Sunday, June 05, 2005

The Religion of Journalism

Jay Rosen is a professor with the journalism school at NYU and a longtime blogger on the meta-issues of journalism itself. I've always enjoyed his ability to see the big picture beyond just the industry of journalism and to pick apart the various threads of his profession.

In this column, he looks at the received story of Watergate and how it has been mythologised into the template of thinking about journalism. He's deeply skeptical of the myth and the uses its put to by the College of Cardinals in the Church of Journalism.
Trying to understand this took me right into the religion of journalism-- a belief system and meaning-making kit that is shared across editorial cultures in mainstream newsrooms. Young people are introduced to the religion in J-school, where it also lives, but even if they skip the academies they learn it within a few years on the job.

In the daily religion of the news tribe, ordinary believers do not call themselves believers. (In fact, "true believer" is a casting out term in journlism, an insult.) The Skeptics. That's who journalists say they are. Of course, they know they believe things in common with their fellow skeptics on the press bus. It's important to keep this complication in mind: Not that journalists are so skeptical as a rule, but that they will try to stand in relation to you as The Skeptic does.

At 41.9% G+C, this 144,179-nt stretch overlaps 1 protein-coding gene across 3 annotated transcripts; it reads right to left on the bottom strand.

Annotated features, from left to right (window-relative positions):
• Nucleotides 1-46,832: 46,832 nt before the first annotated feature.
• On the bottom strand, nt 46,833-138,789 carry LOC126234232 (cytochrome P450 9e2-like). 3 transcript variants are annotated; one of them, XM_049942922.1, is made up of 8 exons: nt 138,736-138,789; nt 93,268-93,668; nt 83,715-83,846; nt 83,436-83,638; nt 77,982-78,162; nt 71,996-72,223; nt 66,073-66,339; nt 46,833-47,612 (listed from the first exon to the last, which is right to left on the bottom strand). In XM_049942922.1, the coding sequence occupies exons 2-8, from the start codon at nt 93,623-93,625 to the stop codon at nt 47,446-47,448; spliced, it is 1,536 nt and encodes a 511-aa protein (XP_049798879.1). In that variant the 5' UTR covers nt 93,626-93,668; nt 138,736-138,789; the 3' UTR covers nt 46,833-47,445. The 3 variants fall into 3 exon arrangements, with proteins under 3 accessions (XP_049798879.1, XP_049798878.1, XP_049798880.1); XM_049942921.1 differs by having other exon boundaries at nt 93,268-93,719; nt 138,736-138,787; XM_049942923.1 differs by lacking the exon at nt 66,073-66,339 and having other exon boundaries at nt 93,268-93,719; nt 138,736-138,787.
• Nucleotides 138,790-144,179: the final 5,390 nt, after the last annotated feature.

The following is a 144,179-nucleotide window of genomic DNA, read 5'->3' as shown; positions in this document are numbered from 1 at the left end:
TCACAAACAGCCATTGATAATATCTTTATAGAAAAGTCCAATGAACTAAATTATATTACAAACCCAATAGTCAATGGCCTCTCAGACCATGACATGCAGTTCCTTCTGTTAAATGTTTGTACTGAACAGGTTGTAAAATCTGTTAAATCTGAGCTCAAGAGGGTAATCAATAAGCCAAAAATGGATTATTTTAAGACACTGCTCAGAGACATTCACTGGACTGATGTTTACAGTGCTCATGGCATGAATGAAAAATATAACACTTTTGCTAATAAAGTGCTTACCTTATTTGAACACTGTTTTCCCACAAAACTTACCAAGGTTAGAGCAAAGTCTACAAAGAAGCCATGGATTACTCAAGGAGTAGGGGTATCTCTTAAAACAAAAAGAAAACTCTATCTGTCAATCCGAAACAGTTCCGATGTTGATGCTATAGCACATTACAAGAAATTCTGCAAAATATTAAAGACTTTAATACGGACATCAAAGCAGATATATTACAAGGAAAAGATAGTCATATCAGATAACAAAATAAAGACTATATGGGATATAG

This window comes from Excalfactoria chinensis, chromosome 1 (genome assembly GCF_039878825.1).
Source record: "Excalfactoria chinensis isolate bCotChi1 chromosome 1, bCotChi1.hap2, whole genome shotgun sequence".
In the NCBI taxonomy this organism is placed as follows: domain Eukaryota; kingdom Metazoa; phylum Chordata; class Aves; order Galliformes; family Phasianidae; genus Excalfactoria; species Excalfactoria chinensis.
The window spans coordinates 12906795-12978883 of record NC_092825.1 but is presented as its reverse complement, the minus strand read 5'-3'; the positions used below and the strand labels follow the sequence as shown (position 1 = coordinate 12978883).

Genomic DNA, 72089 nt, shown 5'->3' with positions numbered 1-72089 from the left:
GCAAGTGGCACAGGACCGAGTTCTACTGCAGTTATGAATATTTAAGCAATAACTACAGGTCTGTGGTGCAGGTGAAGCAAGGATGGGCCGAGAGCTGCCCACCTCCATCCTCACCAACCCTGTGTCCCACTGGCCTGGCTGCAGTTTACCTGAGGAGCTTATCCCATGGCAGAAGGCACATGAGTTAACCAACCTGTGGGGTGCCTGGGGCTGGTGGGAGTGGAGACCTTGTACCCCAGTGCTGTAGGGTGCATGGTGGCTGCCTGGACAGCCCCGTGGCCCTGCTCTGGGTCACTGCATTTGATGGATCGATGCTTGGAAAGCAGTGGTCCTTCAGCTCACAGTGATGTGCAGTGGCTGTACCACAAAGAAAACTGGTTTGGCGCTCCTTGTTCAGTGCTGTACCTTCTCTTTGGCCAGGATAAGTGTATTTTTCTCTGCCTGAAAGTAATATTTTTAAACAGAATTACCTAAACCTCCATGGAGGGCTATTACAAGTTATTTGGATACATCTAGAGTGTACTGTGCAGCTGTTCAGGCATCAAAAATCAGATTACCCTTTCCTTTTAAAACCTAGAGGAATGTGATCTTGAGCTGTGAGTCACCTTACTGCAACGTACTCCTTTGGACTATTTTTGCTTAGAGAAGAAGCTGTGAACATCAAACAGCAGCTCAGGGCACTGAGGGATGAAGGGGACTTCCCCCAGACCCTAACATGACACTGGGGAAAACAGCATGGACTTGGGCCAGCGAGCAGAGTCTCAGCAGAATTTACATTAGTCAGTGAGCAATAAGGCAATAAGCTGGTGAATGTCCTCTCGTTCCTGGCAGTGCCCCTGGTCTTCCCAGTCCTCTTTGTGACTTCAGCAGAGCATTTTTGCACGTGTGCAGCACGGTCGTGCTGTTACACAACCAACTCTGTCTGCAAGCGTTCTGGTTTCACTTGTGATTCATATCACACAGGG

As everyone knows, there is a priesthood in journalism. Whether it has authority is another matter. The team of Carl Bernstein and Bob Woodward, and Woodward himself as author and investigator, are comparable to cardinals in the church. (Although Bernstein is seen as an under-achiever after Watergate.) A chain of belief connects them and their deeds to the rookie reporter, to the J-schooler sweating a Masters degree, even to the kid taking liberal arts who joins the college newspaper. (Me, class of '79.)

A young journalist, Greg Lindsay, in his very interesting open letter to the class of 2005 (May 11 at Media Bistro) gets a lot of it right. He noticed in his training an undercurrent of religious instruction. But not very good instruction. "They're desperate to make believers out of you," he writes.
That's only a part of it, and the voluminous comments add to and expand on -- even criticise -- the central thesis.

Jay also provides a link to the origin of the journalism bromide "comfort the afflicted and afflict the comfortable." Turns out it's not a guiding bit of wisdom for young journalists to take to heart, but a warning about overweening self-importance.

No comments: